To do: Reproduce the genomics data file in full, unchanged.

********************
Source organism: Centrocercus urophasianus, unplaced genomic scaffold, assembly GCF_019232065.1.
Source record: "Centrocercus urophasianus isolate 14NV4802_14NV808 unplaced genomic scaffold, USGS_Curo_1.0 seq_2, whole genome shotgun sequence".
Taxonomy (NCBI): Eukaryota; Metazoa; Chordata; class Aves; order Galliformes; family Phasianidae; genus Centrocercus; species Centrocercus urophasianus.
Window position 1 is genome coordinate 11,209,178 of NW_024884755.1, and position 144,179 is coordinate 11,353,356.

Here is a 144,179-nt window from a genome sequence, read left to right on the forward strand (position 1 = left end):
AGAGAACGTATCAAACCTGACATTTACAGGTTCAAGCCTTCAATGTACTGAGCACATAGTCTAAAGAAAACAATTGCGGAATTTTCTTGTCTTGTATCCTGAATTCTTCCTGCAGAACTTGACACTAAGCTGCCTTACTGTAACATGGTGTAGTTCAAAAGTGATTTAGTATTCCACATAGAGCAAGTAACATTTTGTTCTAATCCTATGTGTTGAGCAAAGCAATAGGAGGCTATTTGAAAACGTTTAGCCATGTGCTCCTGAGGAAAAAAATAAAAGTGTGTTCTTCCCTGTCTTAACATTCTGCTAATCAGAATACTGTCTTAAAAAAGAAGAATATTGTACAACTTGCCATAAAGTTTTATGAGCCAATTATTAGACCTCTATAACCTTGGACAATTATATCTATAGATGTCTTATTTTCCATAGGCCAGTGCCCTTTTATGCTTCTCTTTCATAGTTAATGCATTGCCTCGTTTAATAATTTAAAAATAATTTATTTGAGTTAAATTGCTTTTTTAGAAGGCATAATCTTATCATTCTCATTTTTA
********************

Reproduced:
Source organism: Centrocercus urophasianus, unplaced genomic scaffold, assembly GCF_019232065.1.
Source record: "Centrocercus urophasianus isolate 14NV4802_14NV808 unplaced genomic scaffold, USGS_Curo_1.0 seq_2, whole genome shotgun sequence".
Taxonomy (NCBI): Eukaryota; Metazoa; Chordata; class Aves; order Galliformes; family Phasianidae; genus Centrocercus; species Centrocercus urophasianus.
Window position 1 is genome coordinate 11,209,178 of NW_024884755.1, and position 144,179 is coordinate 11,353,356.

Here is a 144,179-nt window from a genome sequence, read left to right on the forward strand (position 1 = left end):
AGAGAACGTATCAAACCTGACATTTACAGGTTCAAGCCTTCAATGTACTGAGCACATAGTCTAAAGAAAACAATTGCGGAATTTTCTTGTCTTGTATCCTGAATTCTTCCTGCAGAACTTGACACTAAGCTGCCTTACTGTAACATGGTGTAGTTCAAAAGTGATTTAGTATTCCACATAGAGCAAGTAACATTTTGTTCTAATCCTATGTGTTGAGCAAAGCAATAGGAGGCTATTTGAAAACGTTTAGCCATGTGCTCCTGAGGAAAAAAATAAAAGTGTGTTCTTCCCTGTCTTAACATTCTGCTAATCAGAATACTGTCTTAAAAAAGAAGAATATTGTACAACTTGCCATAAAGTTTTATGAGCCAATTATTAGACCTCTATAACCTTGGACAATTATATCTATAGATGTCTTATTTTCCATAGGCCAGTGCCCTTTTATGCTTCTCTTTCATAGTTAATGCATTGCCTCGTTTAATAATTTAAAAATAATTTATTTGAGTTAAATTGCTTTTTTAGAAGGCATAATCTTATCATTCTCATTTTTA